Public Comment

Commentary: Out-of-District Children Benefit Berkeley Schools

By Terry Fletcher
Tuesday September 19, 2006

As a Berkeley teacher, I have followed the recent discussion about out-of-district students with interest. 

As the students in question use false addresses, it would seem that no one knows exactly how many there are, where they live, or what their test scores are, even Mr. Baggins, though he claims without evidence that these students are responsible for our achievement gap. 

The following are some of my observations about out-of-district students, based on my 12 years of teaching in BUSD: 

• Many of our students do live in other cities. While they come in all races and classes, the majority of them are people of color whose families have lower incomes than many Berkeley families. 

• Most of our out-of-district children have a strong connection to Berkeley. Many of them and their families used to live in Berkeley, some for generations, and have been forced out by high housing prices. The students quite often have extended family (e.g. grandparents, aunts, uncles, etc.) in Berkeley and are often cared for by these extended family members after school.  

• It is impossible to generalize about Berkeley residents or out-of-district students when it comes to behavior or achievement. There are white, middle class Berkeley residents who are violent, disruptive and chronically tardy, and out-of-district, high-achieving African-American and Latino students who come to class every day on time with their homework complete and whose behavior is exemplary. 

Like undocumented workers in the US, our non-Berkeley resident students contribute a lot to our schools. Aside from many of these students’ great attitudes and diverse perspectives on life, BUSD receives state money for every student attending our schools; in fact, I read in the Daily Planet a few years ago that at the elementary and middle school level these students represent a net gain in funding for BUSD.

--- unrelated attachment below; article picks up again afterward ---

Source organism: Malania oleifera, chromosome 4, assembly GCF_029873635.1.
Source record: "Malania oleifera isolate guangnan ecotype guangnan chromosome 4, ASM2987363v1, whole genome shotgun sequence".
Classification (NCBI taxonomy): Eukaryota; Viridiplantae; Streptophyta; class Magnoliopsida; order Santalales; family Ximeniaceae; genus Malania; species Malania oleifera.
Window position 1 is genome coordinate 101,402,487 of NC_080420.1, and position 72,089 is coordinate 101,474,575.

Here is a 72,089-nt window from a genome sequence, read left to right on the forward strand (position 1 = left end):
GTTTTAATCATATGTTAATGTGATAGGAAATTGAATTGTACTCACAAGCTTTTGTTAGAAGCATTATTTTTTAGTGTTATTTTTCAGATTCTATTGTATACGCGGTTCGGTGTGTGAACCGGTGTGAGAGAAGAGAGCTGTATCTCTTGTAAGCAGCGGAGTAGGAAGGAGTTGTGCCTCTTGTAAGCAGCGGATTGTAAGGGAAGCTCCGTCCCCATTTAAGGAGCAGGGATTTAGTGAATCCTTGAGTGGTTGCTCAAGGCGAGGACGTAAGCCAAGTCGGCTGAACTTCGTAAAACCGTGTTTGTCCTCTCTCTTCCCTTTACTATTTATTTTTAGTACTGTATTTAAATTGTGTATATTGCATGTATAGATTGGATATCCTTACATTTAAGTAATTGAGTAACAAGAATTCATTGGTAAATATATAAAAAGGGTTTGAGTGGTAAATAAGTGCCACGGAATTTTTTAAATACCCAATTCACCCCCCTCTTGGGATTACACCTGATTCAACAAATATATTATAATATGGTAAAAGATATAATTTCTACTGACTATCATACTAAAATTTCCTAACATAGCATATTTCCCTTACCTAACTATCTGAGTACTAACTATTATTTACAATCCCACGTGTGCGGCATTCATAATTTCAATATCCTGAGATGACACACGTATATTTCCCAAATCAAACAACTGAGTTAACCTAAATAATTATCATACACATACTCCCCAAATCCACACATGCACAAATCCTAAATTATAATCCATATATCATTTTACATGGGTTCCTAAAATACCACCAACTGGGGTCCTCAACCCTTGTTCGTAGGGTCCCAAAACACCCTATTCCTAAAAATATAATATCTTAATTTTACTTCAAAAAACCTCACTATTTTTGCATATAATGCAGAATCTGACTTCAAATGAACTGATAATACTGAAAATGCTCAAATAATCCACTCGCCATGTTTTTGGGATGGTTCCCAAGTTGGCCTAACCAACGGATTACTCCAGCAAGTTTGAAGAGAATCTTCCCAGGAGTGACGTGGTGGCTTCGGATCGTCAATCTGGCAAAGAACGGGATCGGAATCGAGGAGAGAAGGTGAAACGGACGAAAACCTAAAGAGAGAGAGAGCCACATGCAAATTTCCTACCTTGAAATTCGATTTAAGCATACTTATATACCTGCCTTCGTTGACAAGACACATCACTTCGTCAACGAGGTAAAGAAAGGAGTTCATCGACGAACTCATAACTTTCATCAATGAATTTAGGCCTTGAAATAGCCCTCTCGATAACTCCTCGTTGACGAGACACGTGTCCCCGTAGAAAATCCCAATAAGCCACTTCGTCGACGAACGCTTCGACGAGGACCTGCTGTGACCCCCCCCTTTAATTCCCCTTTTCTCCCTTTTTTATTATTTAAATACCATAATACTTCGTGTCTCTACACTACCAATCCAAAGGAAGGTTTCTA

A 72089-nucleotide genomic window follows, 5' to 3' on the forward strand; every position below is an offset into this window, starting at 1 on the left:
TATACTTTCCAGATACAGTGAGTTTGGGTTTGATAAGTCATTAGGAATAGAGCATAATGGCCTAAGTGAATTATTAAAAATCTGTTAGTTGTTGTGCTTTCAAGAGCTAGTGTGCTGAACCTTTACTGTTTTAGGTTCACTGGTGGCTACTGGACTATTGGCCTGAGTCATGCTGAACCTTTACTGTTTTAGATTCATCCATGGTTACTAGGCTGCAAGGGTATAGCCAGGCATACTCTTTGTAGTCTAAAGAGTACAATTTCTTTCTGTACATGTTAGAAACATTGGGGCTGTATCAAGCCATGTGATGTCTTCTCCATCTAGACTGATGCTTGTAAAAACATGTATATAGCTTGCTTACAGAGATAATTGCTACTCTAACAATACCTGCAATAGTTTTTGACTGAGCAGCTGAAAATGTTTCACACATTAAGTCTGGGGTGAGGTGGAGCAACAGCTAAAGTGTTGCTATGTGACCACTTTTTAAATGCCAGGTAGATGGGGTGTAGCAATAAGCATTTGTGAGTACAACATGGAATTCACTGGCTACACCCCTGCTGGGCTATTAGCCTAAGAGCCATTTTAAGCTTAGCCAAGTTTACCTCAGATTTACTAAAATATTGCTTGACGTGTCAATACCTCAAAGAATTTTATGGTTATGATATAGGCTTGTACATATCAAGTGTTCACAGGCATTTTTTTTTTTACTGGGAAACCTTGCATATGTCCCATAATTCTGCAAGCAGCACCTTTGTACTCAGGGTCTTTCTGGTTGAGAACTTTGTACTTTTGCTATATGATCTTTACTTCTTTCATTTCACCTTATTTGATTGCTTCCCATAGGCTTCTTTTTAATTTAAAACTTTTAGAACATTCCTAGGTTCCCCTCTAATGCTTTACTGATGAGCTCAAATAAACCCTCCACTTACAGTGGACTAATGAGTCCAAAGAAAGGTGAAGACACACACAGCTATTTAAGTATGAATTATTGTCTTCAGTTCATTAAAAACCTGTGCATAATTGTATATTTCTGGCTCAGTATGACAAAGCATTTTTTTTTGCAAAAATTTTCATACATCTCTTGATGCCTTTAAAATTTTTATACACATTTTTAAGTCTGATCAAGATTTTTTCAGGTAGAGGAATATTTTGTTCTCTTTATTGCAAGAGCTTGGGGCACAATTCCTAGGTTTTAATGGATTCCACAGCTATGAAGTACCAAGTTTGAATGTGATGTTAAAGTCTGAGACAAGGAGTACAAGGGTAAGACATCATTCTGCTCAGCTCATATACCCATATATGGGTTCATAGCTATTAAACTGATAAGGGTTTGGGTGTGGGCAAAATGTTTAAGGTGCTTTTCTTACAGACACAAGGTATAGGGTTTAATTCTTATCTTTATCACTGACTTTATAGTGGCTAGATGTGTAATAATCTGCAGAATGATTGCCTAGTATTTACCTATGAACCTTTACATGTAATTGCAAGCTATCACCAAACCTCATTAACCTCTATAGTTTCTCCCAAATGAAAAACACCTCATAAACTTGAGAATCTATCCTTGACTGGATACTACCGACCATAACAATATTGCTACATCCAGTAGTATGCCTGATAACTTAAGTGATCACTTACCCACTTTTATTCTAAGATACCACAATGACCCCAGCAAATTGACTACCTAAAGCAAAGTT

Furthermore, our excellent cooking and gardening programs (in place at all Berkeley elementary and middle schools) are funded by a grant which depends on each school having a certain percentage of students who qualify for free or reduced lunch. Without our lower income out-of-district students, I suspect that BUSD would have to drop these programs. 

Those who are arguing for getting rid of out-of-district kids should be aware of the other consequences that this will bring: 

• Our schools will be significantly less diverse racially and economically, thereby impoverishing the educational experience for all of our students. 

• Our popular Spanish Immersion programs may have trouble finding enough native Spanish speakers to continue functioning. 

• Fewer students will mean less funding, possibly leading to lay-offs, program cut-backs and even the closure of schools, as has happened in Oakland and San Francisco. 

Besides being a teacher, I am a Berkeley homeowner who willingly pays the extra taxes to keep our schools strong. Were I to worry about my tax dollars being misspent, I would be much more concerned about the billions of dollars that are being used to occupy Iraq and Afghanistan and enrich the executives at Halliburton and Bechtel than I would be about the few dollars I may pay to enhance the education of kids whose families can no longer afford to live in Berkeley, if indeed these students represent a financial burden to the district, which I doubt. 

At my school’s fifth grade graduation ceremony two years ago, each student shared a dream for their future. Many shared dreams of becoming athletes, veterinarians or video-game designers. Out of over 60 graduates, only one student shared a dream that explicitly involved making the world a better place for everyone: He was a quiet, studious, well-behaved boy from Oakland (whether attending my school “legally” or “illegally,” I don’t know.) But as far as I’m concerned, we could use a little more of his spirit of selflessness and generosity here in Berkeley. 


Terry Fletcher is a teacher in the Berkeley public schools.